What happens when the weather won’t comply with your plans? Miriam Subbiah details a weekend defined by new adventures and going with the flow (or weather report).
The four of us met online, Instagram actually, through a She Explores gathering a few months ago now. We are all outdoors women in our twenties, living and working in Seattle during the week and trying to spend as many weekends outside as possible. Catapulted from our initial hike meet up, we were camping together in Oregon within weeks and already planning this backpacking trip immediately after.
We chose to follow the sun, bailing on our initial plan of a fire lookout in the Cascades when the weather looked foreboding. It was October 1st, but we figured we could run from the rain a little longer.
As we set off in the car from Seattle at 6am, we realized that this was the first all-female backpacking trip for most of us. There was talk about napping on the drive up over Snoqualmie Pass and into Central Washington, but we were all too excited.
We reached the Ancient Lakes trailhead around 9am and had the parking lot to ourselves. On top of the solitude, the trek in was an easy two mile walk with spectacular views of the cataract canyon and a cascading waterfall. Alone on the trail, we chose the prime camp spot — situated at the center of three of the lakes and raised up slightly on a grassy knoll. We immediately dropped our packs, setup camp and then scrambled over a few boulders to a lunch spot overlooking the largest of the lakes.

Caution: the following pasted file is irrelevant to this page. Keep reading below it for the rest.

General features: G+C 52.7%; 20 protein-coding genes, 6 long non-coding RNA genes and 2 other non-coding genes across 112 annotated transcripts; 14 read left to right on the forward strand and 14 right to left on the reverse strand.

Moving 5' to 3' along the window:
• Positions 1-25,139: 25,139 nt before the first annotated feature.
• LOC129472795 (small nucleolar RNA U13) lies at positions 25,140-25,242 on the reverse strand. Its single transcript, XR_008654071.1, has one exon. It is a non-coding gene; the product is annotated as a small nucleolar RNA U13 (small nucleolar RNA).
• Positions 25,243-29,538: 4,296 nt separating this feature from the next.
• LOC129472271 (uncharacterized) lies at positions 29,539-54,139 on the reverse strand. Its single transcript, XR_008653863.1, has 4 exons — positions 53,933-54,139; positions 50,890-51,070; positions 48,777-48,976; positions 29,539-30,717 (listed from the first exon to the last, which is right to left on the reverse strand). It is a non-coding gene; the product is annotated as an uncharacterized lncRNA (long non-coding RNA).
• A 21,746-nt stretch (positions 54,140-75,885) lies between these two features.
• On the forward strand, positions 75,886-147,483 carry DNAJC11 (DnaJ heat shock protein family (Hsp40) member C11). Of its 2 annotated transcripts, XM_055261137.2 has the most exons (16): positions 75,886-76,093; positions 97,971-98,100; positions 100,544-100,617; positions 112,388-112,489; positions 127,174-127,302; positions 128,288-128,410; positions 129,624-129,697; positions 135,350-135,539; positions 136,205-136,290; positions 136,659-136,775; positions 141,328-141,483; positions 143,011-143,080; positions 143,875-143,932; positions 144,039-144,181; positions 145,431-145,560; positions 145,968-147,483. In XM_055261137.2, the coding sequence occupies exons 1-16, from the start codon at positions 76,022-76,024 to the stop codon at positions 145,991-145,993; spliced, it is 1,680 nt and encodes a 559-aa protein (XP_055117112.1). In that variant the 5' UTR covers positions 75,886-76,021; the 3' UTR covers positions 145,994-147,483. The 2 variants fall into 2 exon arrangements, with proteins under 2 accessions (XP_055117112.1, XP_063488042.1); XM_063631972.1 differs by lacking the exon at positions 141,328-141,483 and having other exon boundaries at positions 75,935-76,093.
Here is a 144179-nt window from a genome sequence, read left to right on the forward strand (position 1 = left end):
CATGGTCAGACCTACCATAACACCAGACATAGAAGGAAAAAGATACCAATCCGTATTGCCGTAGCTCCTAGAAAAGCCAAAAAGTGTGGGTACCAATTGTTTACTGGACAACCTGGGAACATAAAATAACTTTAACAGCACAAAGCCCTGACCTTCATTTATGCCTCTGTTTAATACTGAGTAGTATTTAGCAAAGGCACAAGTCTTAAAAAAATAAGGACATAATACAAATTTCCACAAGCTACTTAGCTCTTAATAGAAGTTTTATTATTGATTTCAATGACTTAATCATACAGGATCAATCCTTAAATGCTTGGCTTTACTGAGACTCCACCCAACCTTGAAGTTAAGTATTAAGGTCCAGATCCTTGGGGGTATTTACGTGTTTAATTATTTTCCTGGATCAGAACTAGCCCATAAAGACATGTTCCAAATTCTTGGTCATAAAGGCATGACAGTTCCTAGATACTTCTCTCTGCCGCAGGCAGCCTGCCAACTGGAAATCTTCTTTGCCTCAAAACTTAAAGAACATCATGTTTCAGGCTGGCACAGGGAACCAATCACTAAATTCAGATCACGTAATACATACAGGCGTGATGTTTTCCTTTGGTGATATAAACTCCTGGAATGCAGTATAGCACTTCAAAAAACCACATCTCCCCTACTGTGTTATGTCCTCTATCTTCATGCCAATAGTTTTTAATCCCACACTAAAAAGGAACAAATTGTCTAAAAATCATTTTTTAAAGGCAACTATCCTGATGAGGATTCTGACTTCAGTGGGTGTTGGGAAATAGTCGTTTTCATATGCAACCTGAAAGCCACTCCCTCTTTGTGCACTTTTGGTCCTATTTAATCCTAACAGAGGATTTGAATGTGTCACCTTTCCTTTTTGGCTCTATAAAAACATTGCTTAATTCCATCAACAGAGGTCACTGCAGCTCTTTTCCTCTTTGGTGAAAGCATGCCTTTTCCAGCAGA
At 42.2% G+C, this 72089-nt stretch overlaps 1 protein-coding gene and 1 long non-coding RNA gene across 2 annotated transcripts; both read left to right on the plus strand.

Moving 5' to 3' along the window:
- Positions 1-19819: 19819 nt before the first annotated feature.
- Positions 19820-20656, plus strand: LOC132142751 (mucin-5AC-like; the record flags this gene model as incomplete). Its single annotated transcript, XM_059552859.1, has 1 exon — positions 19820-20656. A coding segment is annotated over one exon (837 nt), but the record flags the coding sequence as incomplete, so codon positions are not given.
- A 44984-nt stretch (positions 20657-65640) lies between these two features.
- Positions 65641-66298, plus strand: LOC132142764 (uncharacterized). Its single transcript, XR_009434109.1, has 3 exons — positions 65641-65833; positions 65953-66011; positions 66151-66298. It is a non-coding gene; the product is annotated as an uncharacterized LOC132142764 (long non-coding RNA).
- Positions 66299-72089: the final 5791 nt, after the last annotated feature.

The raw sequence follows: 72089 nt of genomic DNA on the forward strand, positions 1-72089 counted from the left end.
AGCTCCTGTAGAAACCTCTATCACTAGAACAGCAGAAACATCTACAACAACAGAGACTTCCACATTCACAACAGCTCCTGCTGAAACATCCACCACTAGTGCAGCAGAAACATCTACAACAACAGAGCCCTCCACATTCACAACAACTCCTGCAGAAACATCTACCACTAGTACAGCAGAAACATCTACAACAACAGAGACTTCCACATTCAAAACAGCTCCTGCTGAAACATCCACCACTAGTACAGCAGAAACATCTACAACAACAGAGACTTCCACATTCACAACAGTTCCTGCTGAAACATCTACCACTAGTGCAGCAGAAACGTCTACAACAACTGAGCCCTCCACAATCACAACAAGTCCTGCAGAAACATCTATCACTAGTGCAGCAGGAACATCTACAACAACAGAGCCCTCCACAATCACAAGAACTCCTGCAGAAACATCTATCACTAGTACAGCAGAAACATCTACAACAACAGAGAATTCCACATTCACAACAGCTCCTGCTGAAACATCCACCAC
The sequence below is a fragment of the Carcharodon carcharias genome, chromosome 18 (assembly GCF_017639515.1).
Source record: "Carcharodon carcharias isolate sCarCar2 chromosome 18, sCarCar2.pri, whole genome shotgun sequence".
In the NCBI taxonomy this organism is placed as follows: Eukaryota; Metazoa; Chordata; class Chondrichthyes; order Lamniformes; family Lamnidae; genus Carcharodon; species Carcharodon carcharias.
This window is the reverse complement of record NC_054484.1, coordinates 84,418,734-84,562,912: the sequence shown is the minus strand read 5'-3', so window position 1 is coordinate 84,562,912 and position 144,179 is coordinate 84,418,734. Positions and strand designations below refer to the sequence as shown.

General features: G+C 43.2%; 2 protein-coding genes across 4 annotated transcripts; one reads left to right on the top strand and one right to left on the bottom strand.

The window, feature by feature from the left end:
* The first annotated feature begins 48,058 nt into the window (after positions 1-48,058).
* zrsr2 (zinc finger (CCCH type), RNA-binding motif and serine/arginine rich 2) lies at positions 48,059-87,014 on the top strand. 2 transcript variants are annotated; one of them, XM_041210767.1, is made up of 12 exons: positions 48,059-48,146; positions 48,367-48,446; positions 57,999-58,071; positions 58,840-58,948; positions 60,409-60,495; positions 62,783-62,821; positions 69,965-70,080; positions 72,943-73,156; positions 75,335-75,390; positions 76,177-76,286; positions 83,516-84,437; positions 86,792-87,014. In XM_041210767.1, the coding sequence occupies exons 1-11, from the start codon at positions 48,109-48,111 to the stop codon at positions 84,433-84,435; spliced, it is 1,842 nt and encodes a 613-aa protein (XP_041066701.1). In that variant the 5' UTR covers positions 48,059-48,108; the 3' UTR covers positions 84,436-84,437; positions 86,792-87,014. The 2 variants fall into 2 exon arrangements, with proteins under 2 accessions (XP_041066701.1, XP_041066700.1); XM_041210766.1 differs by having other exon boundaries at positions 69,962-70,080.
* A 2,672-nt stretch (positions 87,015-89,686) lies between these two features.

The views made it hard to believe we were still in Washington, only two and a half hours from home. As most of us do not go farther than the Cascades an an average weekend, the warm yellows and oranges of the desert were an exhilarating change from the misty Evergreens anyone on Instagram knows and loves. And it was endlessly sunny. Even though it was only October, the sun-drenched days of Seattle’s summer already felt long gone.
The rest of the afternoon was spent climbing atop a waterfall at one edge of a lake and following an unmarked trail up the canyon wall to the top of the basin. We basked in our tent with the rainfly off, a luxury not often enjoyed in most Washington camp spots. Leslie took a nap, Laura listened to a podcast, and I snapped photos of our view from that weekend’s “couch.”
As the light got longer, Bri opened up her collapsible sleeve of whiskey and passed it around.
In the morning, our camp stove would not start, we were mostly still freezing from the night before, and there was not any spectacular sunrise to enjoy — so we packed up and made a beeline for the nearest coffee shop and hand wash. Needless to say, the morale was still high from a weekend well spent.
Photos and words by Miriam Subbiah.
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